United States v. Google LLC
CourtUnited States District Court for the District of Columbia
Full case nameUnited States, State of Arkansas, State of Florida, State of Georgia, State of Indiana, Commonwealth of Kentucky, State of Louisiana, State of Mississippi, State of Missouri, State of Montana, State of South Carolina and State of Texas v. Google LLC
StartedOctober 20, 2020
Court membership
Judge(s) sittingAmit P. Mehta

United States v. Google LLC is an ongoing federal antitrust case brought by the United States Department of Justice (DOJ) against Google LLC on October 20, 2020. The suit alleges that Google has violated the Sherman Antitrust Act of 1890 through anti-competitive behavior in the search engine and search advertising markets.[1]

The lawsuit has been described as a "blockbuster antitrust trial",[2] and has been widely described as the most important federal antitrust lawsuit since the 1998 United States v. Microsoft Corp. case.[3] On September 12, 2023, the trial formally began in the District Court for the District of Columbia, with the weeks-long trial expected to extend into late November 2023.[4] Google is set to begin its defense in court on October 26, 2023.[5]

The DOJ filed a second antitrust lawsuit against Google over the company's advertising market practices in 2023.[6]


The rapid growth of the U.S. tech industry in the 1990s led to concerns about potential for anti-competitive behavior in the sector.[7] This ultimately led to the federal government launching an antitrust suit against Microsoft, alleging that the company unfairly hindered competition.[3]

In the 2010s, concerns about potential anti-competitive behavior by "Big Tech" (Google, Apple, Amazon, Meta) companies became subject to lawmaker scrutiny. On October 6, 2020, the Democratic majority staff on the House Judiciary Subcommittee on Antitrust, Commercial and Administrative Law released a nearly 450-page report following a 16-month long investigation concluding that the companies wield "monopoly power".[8]

Prior antitrust scrutiny of Google

In 2008, scrutiny from the Department of Justice (DOJ) and the Canadian Competition Bureau scrutiny of an advertising deal between Google and Yahoo! led the companies to abandon their agreement. According to the DOJ, the "agreement between these two companies accounting for 90 percent or more of each relevant market" would have likely harmed "competition in the markets for Internet search advertising and Internet search syndication".[9]

The DOJ lawsuit alleges that Google Search holds an unlawful monopoly in the search engine market

In 2011, members of the U.S. Federal Trade Commission (FTC) voted to demand information from Google as part of an antitrust inquiry into the company's search engine practices. Following a nineteen-month investigation, FTC staff attorneys recommended that the agency bring forth an antitrust lawsuit against Google. However, the members of the commissioners ultimately declined this recommendation, and voted on January 3, 2013, to close the investigation.[10]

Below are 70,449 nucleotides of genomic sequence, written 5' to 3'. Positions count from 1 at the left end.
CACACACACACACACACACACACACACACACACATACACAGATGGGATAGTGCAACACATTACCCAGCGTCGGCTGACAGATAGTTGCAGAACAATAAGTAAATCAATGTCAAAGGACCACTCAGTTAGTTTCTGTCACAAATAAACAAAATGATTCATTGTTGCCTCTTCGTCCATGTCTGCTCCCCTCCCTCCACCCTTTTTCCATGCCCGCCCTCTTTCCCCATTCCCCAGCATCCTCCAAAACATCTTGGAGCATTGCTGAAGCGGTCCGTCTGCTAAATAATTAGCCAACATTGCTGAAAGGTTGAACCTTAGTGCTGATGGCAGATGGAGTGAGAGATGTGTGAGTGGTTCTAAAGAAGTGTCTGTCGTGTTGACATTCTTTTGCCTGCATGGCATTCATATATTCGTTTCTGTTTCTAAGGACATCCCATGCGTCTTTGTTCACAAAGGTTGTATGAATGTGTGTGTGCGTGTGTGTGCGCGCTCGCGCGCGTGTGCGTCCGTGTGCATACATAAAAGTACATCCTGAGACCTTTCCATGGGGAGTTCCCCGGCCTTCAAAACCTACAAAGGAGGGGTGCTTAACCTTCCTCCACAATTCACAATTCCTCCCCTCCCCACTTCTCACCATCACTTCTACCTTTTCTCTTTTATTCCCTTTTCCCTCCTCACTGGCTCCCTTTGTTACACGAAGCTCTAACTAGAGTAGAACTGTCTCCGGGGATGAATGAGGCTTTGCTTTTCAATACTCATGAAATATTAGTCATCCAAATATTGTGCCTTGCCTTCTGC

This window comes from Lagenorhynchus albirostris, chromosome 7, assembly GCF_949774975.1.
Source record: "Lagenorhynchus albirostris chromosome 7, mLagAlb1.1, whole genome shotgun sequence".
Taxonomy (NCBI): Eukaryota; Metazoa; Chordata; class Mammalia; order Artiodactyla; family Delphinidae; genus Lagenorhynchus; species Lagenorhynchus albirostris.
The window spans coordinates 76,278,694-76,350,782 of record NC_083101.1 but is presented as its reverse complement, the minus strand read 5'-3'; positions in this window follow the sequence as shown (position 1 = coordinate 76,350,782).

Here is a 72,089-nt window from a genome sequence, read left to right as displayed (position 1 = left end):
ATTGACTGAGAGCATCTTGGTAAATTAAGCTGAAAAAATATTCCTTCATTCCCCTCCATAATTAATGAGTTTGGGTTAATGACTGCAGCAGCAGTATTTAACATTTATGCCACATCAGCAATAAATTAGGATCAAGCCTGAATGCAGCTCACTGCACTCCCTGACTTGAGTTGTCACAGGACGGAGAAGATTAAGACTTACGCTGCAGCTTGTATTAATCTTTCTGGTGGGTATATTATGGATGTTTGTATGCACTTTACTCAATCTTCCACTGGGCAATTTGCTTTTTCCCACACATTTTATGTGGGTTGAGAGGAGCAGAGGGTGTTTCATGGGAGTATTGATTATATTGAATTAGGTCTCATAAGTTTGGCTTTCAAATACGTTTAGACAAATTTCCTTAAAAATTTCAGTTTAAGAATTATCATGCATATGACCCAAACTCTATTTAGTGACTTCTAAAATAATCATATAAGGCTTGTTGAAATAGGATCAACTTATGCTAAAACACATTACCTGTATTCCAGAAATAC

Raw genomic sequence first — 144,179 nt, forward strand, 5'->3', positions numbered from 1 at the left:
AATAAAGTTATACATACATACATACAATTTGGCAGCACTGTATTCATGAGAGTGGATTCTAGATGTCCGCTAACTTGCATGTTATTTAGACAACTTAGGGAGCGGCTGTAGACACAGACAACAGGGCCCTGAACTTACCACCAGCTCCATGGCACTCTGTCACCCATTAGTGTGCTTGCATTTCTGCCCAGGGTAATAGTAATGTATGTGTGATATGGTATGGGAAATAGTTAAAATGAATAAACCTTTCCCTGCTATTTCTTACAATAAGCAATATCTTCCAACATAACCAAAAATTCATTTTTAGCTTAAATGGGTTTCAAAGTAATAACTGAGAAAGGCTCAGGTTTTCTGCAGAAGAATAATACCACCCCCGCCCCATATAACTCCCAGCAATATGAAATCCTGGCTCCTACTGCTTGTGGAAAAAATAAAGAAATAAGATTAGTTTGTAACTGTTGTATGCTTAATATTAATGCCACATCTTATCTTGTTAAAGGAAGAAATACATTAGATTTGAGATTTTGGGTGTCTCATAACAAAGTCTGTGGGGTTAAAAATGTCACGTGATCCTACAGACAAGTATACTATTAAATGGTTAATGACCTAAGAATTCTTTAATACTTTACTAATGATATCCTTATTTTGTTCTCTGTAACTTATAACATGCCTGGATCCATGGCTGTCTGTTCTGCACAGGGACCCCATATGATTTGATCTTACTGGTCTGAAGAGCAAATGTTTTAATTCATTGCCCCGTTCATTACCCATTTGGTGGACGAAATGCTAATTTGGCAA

During the 2010s, the European Commission engaged in antitrust scrutiny of Google, leading to the company being found guilty of competition law breaches in three separate cases.[11] The United States v. Google lawsuit has been specifically compared to the European Commission's lawsuit against Google's Android practices.[12]


In United States v. Google LLC, the federal government alleges that Google has unfairly hindered competition in the search market through anti-competitive deals with Apple as well as mobile carriers.[13] The government alleges that, as a result of these practices, Google has accumulated control of around 88% of the domestic search engine market.

In doing so, the government alleges, Google has additionally monopolized the search advertising market at the expense of competing services.[14] Per the government's estimation, Google has been able to accumulate control of over 70% of the search advertising market.[3] As a result of lack of competition, Google has been able to over-charge advertisers versus what they would pay in a competitive environment.[15]

Pre-trial proceedings and developments (2020-2023)

Jonathan Kanter (pictured) succeeded Makan Delrahim, who served under Trump, as Assistant Attorney General for the Antitrust Division in 2021.

The Department of Justice (DOJ) formally brought the case on October 20, 2020, in conjunction with state attorneys general representing the following states: Arkansas, Florida, Georgia, Indiana, Kentucky, Louisiana, Mississippi, Missouri, Montana, South Carolina, and Texas.[1]

Makan Delrahim, then serving as Assistant Attorney General for the DOJ Antitrust Division, had recused himself during the probe earlier in the year due to his past professional work for Google.[16] In 2020, the case was determined to be likely to go to trial in September 2023.[17]

Owing to the accusation that Google engaged in anti-competitive conduct through exclusivity dealings with Apple, it was reported in February 2022 that the government is looking to depose "Apple's most senior executives".[18] On December 12, 2022, Google asked the court to toss out the case, arguing that it fairly achieved its dominant market share and that the DOJ's argument "relies on dubious antitrust arguments."[19]

In 2023, the DOJ accused Google of destroying evidence relevant to the lawsuit.[20] As of 2023, Google is represented in the case by attorneys from Williams & Connolly, Wilson Sonsini Goodrich & Rosati, and Ropes & Gray.[21]

On August 4, 2023, Judge Mehta ruled Google will not face allegations the search engine prioritized associated products over competitors in the trial, but will allow allegations over Google's use of anti-competitive contracts dealing with Search and Android to go to trial.[22]

Efforts to recuse Jonathan Kanter

Following the confirmation of Jonathan Kanter as Assistant Attorney General for the DOJ Antitrust Division, Google questioned Kanter's impartiality in the case given his past work for rival companies.[23]

Constitutional scholar Laurence Tribe criticized Google's claims, arguing they have "little legal basis and strain common sense".[24] In May 2022, it was reported that Kanter would be barred from working on the case as the DOJ considers mandating his recusal.[25]